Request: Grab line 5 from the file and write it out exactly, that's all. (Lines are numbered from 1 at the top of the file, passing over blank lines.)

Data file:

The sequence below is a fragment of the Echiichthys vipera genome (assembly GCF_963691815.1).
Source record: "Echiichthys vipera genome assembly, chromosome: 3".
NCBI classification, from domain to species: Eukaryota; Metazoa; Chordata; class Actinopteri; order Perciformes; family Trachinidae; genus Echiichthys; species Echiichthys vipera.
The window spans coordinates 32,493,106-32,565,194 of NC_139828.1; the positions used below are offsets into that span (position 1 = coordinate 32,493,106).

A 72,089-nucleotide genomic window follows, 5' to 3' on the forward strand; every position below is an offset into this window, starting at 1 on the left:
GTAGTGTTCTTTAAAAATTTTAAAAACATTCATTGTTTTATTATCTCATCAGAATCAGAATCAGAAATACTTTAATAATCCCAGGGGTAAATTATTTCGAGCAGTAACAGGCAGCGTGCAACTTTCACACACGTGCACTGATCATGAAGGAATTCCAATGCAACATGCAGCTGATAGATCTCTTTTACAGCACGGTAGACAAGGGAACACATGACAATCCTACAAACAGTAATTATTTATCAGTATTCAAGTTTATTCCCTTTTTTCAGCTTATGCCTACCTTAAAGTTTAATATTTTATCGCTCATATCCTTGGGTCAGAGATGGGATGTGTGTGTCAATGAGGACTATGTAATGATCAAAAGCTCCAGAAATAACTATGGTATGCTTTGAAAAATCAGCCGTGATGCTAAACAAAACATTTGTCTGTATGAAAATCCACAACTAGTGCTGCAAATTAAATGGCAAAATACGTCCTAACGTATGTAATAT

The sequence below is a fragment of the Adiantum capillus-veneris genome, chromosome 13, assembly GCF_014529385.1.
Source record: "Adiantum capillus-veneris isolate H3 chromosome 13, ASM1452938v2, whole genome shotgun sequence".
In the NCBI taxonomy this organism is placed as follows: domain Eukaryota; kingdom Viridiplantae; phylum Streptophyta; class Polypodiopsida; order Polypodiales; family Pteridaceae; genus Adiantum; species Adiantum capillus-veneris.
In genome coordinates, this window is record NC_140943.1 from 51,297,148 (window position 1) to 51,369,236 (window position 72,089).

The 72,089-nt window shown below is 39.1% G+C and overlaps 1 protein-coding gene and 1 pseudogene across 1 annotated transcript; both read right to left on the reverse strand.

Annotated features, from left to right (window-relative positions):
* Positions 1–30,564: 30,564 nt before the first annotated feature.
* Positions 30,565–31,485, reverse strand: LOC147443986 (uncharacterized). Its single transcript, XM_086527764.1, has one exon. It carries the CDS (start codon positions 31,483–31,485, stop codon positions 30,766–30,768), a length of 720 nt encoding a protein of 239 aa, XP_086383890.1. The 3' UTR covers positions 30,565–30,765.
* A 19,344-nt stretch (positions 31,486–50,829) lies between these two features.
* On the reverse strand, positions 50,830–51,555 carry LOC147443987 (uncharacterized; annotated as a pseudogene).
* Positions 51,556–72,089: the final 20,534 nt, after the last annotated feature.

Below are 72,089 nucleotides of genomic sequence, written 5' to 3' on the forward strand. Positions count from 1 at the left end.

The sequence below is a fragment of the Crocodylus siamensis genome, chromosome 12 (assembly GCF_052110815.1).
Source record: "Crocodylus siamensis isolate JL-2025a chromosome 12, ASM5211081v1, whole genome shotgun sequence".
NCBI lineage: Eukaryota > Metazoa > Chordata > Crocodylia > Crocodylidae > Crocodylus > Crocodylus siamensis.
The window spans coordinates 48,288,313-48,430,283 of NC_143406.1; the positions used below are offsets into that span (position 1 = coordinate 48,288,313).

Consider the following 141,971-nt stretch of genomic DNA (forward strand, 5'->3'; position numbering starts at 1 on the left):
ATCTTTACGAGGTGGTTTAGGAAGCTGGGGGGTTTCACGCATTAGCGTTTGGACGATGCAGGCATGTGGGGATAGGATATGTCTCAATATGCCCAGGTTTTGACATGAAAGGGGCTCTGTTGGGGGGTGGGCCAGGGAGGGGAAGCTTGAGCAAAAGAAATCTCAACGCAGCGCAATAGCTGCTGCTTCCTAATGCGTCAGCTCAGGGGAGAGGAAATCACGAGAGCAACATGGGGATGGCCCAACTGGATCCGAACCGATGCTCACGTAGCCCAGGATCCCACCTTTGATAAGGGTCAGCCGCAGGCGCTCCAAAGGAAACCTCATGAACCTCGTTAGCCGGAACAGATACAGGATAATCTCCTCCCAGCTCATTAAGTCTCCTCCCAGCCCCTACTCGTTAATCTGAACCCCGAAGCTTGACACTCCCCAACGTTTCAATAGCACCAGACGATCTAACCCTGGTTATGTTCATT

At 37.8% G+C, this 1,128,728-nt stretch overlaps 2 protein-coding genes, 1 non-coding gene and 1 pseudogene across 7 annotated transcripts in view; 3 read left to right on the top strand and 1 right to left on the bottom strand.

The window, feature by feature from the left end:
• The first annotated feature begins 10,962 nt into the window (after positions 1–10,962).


A 72,089-nucleotide genomic window follows, 5' to 3' on the forward strand; every position below is an offset into this window, starting at 1 on the left: